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  3. Well said, Ragnell. You know, I actually think Time made a good choice in picking all of us content drivers and consumers of the Internet for Person of the Year because you see what kind of power comes up when somebody posts something. And, I think comic book fans are so diverse that when we agree with somebody, we really agree with them, and when we don't, we get all mad.

    For example, I wrote something about Chuck Dixon writing Grifter/Midnighter and, given the homophobic statements he's made, was concerned about how he would treat the character. I tried to be as reasonable as possible and thought I was fair, but I got comments and e-mails from people pissed at me for "ragging" on Chuck Dixon. Hello?!? I didn't say he was a jerk or evil or I hated him. I put his words and my concerns out on the table. People draw their own conclusions.

    It's important to remember, though, that our opinions are our own and we should be able to post whatever we want to on our blogs because where the hell else are we going to do it? Unfortunately, none of my friends love comic books as much as I do. So, I have to say everything I want to say on my blog and hope somebody will listen to me.

    And, like I say when people complain about things on television, if you don't like what's on, turn it off.

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  4. You'll get no arguement from me about sexism in the Batman books, or the creepy misogynistic overtones that went into Stephanie's death. Citing the case campaign in particular may not have been the best example to use, in hindsight.

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  5. That Steph doesn't have a memorial case isn't sexism. It's about keeping the trademark for the original Robin valid. By showing the costume they are regularly publishing the character, thus reinforcing ownership. When a purple hoodie becomes a trademark issue for DC then Steph will get her own floating costume in a tube.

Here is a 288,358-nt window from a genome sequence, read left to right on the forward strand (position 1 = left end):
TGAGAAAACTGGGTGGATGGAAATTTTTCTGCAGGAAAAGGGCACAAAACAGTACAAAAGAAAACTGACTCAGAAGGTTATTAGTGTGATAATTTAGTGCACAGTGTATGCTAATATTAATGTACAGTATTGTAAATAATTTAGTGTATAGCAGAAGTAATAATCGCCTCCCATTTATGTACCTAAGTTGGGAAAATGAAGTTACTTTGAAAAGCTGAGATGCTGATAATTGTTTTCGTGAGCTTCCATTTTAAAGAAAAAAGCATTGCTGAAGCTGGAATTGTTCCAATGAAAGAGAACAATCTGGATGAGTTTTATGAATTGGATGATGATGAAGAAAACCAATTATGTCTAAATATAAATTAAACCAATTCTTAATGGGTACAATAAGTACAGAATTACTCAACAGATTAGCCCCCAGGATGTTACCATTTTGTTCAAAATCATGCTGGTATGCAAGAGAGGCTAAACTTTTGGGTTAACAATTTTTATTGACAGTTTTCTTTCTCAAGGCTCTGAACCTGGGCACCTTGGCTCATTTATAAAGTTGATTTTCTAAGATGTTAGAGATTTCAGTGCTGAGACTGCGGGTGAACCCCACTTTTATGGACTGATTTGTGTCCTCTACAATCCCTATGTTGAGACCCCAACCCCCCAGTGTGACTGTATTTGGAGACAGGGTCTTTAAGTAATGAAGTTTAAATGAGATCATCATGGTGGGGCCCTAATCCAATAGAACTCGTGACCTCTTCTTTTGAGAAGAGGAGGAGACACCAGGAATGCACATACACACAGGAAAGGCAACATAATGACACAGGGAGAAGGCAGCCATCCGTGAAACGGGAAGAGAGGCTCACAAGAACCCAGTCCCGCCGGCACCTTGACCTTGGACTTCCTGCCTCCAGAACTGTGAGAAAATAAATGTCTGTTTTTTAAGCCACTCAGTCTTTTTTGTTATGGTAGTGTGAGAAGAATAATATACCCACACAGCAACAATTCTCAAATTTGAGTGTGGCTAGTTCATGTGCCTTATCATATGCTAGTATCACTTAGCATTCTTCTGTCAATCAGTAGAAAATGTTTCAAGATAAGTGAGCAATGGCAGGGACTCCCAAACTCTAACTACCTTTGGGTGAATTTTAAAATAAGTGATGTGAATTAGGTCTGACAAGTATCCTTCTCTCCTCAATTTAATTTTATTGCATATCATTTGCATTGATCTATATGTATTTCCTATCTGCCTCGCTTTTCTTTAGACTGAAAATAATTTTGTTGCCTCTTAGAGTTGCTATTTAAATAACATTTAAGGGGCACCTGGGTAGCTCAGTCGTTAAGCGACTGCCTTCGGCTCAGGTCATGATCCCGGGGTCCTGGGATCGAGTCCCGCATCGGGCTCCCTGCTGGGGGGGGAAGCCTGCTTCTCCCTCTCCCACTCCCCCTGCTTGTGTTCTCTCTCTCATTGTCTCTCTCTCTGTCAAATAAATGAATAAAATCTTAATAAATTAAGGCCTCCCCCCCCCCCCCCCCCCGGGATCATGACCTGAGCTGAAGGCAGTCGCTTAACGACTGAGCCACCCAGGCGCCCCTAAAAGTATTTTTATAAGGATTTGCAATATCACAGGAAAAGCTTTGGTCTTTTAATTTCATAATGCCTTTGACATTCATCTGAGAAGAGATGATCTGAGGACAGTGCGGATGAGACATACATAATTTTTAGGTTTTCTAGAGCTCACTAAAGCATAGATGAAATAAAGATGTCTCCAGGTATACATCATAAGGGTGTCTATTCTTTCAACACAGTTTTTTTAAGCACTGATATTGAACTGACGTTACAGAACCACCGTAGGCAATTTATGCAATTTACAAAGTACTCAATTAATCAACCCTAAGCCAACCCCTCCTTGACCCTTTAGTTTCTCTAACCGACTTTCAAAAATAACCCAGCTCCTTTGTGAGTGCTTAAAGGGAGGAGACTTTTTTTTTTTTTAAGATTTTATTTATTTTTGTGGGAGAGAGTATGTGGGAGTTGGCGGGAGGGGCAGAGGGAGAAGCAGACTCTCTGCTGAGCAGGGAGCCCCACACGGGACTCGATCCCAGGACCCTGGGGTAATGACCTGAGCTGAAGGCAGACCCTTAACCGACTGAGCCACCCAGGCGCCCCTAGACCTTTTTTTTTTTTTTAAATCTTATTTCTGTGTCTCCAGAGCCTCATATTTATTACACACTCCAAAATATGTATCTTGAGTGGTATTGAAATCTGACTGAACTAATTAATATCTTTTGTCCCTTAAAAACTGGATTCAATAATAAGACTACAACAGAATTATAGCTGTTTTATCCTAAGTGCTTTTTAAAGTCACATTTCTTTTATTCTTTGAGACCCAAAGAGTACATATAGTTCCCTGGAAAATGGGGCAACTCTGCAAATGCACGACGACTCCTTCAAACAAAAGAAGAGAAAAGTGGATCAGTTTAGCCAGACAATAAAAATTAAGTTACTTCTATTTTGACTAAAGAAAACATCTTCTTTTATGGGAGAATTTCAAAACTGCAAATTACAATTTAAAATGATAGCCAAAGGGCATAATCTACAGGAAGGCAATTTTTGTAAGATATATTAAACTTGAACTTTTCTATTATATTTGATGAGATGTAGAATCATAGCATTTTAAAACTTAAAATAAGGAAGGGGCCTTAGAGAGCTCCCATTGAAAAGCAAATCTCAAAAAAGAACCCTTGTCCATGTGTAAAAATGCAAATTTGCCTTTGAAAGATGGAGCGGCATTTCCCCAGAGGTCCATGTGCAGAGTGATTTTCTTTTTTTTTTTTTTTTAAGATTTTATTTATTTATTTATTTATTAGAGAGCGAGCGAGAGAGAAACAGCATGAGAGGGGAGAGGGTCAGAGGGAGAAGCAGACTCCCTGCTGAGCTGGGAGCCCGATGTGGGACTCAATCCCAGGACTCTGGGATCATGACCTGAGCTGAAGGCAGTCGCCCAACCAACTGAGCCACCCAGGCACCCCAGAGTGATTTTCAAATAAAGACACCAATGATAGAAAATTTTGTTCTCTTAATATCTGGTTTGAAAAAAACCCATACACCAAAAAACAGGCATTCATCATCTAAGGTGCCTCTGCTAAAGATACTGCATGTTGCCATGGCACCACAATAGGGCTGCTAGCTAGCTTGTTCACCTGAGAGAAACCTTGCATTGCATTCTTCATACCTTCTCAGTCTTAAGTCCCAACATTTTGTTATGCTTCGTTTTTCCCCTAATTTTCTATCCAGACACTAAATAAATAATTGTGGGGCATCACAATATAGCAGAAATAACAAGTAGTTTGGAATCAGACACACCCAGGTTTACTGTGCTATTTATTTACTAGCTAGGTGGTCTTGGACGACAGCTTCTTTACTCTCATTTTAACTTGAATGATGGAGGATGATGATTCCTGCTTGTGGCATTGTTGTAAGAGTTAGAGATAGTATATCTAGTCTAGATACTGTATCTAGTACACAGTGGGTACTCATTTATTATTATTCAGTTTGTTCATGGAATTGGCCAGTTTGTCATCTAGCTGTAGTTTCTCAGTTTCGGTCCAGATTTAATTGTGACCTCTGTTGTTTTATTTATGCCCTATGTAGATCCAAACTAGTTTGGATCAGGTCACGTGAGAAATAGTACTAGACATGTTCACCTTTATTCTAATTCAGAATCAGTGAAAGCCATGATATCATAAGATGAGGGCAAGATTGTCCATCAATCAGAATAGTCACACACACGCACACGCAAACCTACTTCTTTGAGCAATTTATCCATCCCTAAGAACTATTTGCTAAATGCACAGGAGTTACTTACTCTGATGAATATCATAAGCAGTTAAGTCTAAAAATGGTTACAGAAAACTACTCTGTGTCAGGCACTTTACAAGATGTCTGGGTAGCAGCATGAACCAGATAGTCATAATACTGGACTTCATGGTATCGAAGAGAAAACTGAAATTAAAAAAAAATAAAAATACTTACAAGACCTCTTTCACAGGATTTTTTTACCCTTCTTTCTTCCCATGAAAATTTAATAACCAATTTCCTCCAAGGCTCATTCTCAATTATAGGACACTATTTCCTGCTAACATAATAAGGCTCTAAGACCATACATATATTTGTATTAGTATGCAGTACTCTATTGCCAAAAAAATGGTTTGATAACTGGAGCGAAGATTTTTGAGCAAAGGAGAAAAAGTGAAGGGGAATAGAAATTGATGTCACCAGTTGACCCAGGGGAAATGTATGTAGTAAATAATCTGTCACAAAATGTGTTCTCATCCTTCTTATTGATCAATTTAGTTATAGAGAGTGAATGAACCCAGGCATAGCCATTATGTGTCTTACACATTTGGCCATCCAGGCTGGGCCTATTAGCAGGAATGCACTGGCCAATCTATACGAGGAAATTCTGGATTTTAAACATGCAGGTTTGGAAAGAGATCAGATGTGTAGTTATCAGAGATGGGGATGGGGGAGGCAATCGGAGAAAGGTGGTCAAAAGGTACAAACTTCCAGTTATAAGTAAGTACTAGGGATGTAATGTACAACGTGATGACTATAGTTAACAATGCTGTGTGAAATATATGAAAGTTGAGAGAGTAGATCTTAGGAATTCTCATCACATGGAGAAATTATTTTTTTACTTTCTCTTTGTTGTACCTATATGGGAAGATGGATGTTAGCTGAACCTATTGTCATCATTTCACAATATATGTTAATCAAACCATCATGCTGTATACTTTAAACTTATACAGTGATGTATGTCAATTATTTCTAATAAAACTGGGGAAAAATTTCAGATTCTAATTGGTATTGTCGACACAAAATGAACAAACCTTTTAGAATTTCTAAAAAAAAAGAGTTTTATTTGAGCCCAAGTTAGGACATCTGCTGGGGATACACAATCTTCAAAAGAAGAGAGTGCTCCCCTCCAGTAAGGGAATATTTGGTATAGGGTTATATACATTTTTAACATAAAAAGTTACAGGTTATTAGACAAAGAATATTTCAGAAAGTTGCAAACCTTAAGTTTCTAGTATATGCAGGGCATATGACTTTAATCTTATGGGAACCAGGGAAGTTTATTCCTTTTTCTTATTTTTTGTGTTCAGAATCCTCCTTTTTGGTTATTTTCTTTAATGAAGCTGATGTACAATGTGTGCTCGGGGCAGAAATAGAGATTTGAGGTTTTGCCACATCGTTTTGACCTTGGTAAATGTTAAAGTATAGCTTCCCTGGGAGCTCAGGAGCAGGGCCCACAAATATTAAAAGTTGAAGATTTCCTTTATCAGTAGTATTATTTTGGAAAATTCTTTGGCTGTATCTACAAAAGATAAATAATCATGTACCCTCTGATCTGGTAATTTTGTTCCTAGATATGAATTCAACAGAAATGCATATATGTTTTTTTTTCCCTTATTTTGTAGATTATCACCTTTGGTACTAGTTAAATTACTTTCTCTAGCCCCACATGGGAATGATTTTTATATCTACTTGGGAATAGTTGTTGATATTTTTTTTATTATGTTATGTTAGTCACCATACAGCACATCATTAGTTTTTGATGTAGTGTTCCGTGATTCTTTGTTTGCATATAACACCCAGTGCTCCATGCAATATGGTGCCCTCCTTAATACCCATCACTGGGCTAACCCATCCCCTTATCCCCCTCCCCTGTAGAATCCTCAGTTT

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  6. That's...actually the weakest reasoning I've heard yet for the lack of a Spoiler case. DC is in no danger whatsoever of losing copyright on the original Robin costume due to non-publication. Between reprints, merchandising, DVDs of the various Bat-series, etc., that costume isn't going anywhere.

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  7. This is an interesting arugument, and also well-reasoned. Unfortunately for a lot of people, well-reasoned is the LAST thing that they seem to be able to come up with. I hate to use the term "knee-jerk", but if the shoe fits...! However, I know that I too have had immediate and often negative reactions to things, and the computer makes it so...easy to comment before actually sitting down and thinking things through.

    It is also possible, as you have experienced, to get yelled at even when you HAVE made a reasonable arugument. I once made an off-hand remark that I didn't really care much for Manga. Boy was THAT a mistake!